I called it the Any-System Key. It fit it on two pages, one for the basic concepts and the other a kind of worksheet for listing relevant skills and translating difficulty numbers (a third page added later offered some sample stats across genres). The system focused on using basic skill descriptions and three levels of adversaries (henchmen, boss, and mastermind) to give gamemasters some guidance adapting these notes to their preferred game system. The Any-System Key worked fine for the game material I was writing at the time, primarily pulp content like Heroes of Rura-Tonga and Pulp Egypt, using game engines like the D6 System that relied heavily on skills and difficulty levels to define play parameters.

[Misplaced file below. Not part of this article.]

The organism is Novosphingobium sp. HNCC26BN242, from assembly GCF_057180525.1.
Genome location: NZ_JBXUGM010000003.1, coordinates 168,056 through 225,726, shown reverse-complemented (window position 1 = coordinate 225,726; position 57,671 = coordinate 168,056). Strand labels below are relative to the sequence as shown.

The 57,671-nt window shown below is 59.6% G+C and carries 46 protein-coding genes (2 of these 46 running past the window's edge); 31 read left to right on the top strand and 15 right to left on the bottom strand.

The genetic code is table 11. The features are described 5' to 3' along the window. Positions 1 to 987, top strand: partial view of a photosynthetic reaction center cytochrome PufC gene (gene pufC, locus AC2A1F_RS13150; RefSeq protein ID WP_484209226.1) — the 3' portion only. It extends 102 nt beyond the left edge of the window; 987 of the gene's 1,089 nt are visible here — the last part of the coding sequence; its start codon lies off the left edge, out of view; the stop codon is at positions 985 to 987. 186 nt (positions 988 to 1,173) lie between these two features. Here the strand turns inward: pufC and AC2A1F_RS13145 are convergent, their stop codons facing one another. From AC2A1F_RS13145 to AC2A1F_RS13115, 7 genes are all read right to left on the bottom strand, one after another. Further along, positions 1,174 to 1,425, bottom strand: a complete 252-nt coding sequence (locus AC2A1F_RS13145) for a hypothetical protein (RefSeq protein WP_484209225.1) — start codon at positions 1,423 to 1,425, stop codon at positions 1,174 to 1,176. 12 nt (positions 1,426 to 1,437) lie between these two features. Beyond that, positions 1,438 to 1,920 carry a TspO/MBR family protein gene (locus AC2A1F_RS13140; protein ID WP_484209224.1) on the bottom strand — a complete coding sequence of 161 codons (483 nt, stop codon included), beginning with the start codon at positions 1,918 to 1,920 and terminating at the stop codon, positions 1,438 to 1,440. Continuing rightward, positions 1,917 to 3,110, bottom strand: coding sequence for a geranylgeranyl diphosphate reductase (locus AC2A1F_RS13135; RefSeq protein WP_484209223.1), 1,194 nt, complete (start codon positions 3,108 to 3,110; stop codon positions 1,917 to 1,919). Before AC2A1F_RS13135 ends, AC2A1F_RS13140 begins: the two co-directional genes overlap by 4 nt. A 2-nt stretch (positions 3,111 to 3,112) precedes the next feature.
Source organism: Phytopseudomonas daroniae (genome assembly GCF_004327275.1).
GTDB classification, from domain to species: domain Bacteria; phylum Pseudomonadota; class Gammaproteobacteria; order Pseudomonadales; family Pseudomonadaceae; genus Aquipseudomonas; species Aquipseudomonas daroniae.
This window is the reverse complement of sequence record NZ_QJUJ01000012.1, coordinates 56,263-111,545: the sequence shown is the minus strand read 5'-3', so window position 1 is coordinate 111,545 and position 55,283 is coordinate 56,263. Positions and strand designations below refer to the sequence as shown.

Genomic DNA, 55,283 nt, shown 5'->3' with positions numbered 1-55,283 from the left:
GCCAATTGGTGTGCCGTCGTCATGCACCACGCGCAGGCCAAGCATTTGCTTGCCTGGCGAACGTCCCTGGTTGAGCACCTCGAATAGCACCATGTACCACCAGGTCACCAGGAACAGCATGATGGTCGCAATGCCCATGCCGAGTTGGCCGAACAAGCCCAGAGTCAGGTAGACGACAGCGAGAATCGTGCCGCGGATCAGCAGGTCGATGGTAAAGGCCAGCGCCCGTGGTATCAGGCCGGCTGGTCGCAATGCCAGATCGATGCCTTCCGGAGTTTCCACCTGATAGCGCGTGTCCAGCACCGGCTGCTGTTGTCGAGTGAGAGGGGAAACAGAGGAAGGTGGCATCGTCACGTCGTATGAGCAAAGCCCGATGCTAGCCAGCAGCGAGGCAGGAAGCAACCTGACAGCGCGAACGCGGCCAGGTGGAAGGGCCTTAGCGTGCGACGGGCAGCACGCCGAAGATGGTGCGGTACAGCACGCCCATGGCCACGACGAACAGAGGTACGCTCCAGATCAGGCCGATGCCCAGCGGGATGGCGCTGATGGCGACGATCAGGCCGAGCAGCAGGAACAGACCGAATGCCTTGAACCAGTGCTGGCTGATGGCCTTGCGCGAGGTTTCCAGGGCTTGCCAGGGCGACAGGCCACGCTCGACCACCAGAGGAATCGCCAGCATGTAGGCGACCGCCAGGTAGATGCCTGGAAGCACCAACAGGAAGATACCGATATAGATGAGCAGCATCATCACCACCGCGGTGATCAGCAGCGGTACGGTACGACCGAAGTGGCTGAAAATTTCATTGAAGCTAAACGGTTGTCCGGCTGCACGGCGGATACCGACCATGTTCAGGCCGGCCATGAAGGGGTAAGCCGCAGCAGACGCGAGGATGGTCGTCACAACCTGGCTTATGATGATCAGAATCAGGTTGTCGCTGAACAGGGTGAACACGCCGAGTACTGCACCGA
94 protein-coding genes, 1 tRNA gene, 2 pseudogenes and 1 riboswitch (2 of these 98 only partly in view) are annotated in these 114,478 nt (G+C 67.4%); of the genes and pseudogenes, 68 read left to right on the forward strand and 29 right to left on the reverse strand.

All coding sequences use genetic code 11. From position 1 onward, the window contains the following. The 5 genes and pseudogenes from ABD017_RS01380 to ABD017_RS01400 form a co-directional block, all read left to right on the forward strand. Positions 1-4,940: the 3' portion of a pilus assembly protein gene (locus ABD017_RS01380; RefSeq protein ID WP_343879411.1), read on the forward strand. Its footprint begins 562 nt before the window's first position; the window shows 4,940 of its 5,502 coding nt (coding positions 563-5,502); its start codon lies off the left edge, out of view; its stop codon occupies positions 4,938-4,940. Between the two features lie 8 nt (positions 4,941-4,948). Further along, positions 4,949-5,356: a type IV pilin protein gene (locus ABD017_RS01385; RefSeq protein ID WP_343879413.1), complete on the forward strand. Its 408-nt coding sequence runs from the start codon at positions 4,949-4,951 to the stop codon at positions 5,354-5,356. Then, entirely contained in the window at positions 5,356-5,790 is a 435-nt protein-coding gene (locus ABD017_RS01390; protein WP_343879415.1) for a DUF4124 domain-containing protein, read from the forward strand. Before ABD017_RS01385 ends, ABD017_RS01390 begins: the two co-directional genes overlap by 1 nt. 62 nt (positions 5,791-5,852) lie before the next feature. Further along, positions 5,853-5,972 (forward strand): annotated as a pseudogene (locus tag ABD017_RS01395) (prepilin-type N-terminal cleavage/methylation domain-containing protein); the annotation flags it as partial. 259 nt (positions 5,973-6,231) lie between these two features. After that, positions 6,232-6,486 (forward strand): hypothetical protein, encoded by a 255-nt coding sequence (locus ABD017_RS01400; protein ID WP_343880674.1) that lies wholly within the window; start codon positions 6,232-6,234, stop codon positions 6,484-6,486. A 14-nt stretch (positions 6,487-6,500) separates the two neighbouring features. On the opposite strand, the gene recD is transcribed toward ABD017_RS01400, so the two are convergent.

But now I’m considering designing some supplements in the medieval fantasy genre, something more compatible with the class/level system of Dungeons & Dragons and the numerous retro-clones made popular over the last few years by the Old School Renaissance movement (OSR).
Like the Any-System Key, the OSR version seeks to describe characters, creatures, and other difficulties (such as those corresponding to saving throws, thief skills, and turning undead for clerics) in broad terms, providing enough material so gamemasters could port such setting concepts into their preferred OSR-style game engine.